Fall 2021

Courtesy of Kyle Walker

Open-Source Data Tools Help Put Kyle Walker on the Map

The director of TCU’s Center for Urban Studies created two free tools that allow people to tap into U.S. Census Bureau information to make their own maps.

Eleven-year-old Kyle Walker gazed out the car window at the passing towns of the Great Plains. During the summer of 1994, his family was on its annual trip from Oregon to visit relatives in Minneapolis. Walker’s father, Gregg, believed in taking the scenic route. On that year’s trip, the family of four flew to Albuquerque, New Mexico, loaded up a rental car and hit the open road for a 1,200-mile adventure.

A portrait photo of Kyle Walker in front of a colorful map.

Kyle Walker used census data to develop interactive maps. The map in the background shows distribution by ethnicity in the New York area. Photo by Rodger Mallison

“We had those big AAA road maps,” Kyle Walker said. “I would just open them up in the back seat and try to find where we were.”

Those memorable family road trips — via Albuquerque and Chicago, Salt Lake City and Kansas City — helped set the course for Walker’s career. Now an associate professor of geography and director of the Center for Urban Studies at TCU, he specializes in human geography, mapping the relationships between people and their communities, cultures and economies. 

Walker isn’t just creating maps for his own research projects. He has distinguished himself by empowering hundreds of thousands of people to make data-driven maps of their own. 

Drawing on expertise in data analysis and visualization, Walker created two popular open-source mapping tools that tap into U.S. Census Bureau data: tigris and tidycensus. These free tools enable journalists, students, public health experts and countless others to follow their curiosities, navigate through immense amounts of census data and map their ideas. 

The Scenic Route

Walker didn’t set out to democratize cartography. He focused on immigration policies as a student at the University of Oregon and then the University of Minnesota. 

Throughout college, Walker had conducted geographic data analysis using closed-source commercial software, which requires a paid license and hides the proprietary source code driving the program. When the Episcopal Church in New York City hired him to conduct geographic data analysis, Walker discovered his new employer didn’t have a software license. He would have to create his own tools. 

“I started to acquire a taste for data, data analytics and working with information and programming languages,” he said. “That moved me on to the trajectory that I’ve been on for the last 10 years and made me attractive to TCU.”

Upon joining TCU in 2012 to teach courses in data analysis and geographic information system mapping, among other topics, Walker once again had access to proprietary software, but he felt constrained by it. “I was teaching the software to my students, but the process was laborious and they were just struggling through it,” he said. “I thought, ‘Are there easier ways to do this?’ I started looking into and using open tools.”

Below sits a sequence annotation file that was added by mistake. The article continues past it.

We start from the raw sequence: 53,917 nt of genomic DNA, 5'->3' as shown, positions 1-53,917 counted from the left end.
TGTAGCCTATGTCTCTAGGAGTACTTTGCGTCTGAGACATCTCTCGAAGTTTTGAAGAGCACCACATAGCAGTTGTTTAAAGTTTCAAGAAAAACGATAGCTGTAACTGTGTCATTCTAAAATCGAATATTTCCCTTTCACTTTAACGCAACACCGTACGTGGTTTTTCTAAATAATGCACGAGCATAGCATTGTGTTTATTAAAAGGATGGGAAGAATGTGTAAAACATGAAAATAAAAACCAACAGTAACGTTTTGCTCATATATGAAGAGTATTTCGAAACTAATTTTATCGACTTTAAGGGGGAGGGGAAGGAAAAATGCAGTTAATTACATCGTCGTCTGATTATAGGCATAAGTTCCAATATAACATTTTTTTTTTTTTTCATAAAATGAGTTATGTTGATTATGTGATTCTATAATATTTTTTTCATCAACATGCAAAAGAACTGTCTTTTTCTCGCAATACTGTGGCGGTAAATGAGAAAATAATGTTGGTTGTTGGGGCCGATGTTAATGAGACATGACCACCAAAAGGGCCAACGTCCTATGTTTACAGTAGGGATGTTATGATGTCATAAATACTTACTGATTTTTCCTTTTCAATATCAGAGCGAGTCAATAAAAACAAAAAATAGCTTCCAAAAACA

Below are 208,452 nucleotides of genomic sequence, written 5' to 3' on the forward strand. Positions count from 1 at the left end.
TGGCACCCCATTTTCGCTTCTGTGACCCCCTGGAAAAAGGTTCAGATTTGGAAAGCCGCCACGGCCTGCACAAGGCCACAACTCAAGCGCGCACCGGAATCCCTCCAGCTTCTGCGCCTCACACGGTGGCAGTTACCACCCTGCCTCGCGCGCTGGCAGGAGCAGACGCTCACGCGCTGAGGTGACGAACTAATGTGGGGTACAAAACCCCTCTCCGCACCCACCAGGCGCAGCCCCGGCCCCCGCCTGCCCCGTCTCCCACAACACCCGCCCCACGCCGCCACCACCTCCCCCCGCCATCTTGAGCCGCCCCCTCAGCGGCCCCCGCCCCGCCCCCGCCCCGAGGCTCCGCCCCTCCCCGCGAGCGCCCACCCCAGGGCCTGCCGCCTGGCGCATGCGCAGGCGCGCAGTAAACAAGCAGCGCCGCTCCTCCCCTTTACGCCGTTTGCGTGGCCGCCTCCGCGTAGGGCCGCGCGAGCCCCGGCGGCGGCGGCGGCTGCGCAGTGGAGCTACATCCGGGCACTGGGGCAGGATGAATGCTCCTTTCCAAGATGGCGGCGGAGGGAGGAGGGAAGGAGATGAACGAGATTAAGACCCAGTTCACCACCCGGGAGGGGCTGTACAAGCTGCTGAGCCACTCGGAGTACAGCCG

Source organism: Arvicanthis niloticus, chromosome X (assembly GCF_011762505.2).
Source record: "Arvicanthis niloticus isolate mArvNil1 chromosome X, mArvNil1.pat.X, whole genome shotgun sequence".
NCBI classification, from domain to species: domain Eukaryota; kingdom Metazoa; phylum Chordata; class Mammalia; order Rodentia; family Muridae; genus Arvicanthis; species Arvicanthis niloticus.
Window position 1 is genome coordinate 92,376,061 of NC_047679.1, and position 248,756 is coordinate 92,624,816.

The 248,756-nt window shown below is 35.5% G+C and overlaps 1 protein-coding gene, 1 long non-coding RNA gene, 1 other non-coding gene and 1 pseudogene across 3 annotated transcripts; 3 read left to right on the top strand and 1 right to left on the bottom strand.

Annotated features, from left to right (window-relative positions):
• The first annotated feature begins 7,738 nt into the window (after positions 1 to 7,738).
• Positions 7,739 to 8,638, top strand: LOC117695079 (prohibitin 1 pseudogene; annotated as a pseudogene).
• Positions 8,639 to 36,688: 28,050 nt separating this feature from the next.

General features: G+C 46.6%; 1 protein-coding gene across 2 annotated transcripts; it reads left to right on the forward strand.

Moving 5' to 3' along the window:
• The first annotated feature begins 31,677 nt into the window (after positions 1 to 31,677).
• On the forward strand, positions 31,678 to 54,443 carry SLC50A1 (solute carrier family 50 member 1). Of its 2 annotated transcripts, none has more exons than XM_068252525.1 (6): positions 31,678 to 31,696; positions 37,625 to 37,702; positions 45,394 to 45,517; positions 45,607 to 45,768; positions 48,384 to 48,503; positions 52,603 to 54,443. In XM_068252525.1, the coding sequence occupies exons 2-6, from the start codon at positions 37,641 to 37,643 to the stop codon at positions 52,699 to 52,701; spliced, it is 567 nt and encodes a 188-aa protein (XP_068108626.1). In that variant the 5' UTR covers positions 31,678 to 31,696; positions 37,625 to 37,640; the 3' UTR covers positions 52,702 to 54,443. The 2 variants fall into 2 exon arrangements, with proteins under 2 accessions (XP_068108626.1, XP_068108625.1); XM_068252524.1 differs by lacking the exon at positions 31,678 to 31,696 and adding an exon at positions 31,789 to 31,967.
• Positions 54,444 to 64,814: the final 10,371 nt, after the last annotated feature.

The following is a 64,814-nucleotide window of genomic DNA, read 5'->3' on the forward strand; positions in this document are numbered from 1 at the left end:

Open-mapping tools and omnipresent digital-mapping apps are very different. Anyone with a laptop or smartphone can use Google Maps or its counterparts to summon a browsable, zoomable digital map to locate a popular restaurant, navigate while driving or geotag social media posts. But the source code behind these apps is secret, and users generate maps within the rules set by each program.

Open-source tools, however, invite people to read and contribute to the underlying source code. Individuals can see what other people have developed and then build new tools. “I tell my students all the time that, in research and in professional practice, it is so important to be able to show your work,” Walker said. “With open software and open science, you can say, ‘Here’s what I did.’ ”

Tools of the Trade

Walker was quick to use his growing open-tool expertise to tackle a complex subject: census data. On those family road trips, he would wonder about the small towns they passed and how one differed from the next. “Census data, more than any other dataset we have in the United States, offers a window into that,” he said. “You have tens of thousands of different data points that are available all the way down to the neighborhood level.”

A portrait photo of Kyle Walker in front of a colorful map.

Kyle Walker uses technology to analyze open-source data and interactively map out demographic trends in American cities. The graph in the background shows demographic data from counties in New Mexico. Photo by Rodger Mallison

But muddling through the census website can challenge even an expert researcher. He said he remembers thinking, “Are there ways to automate that and take care of all the painful steps within some sort of script to get people further down the road faster to doing interesting things with the data?”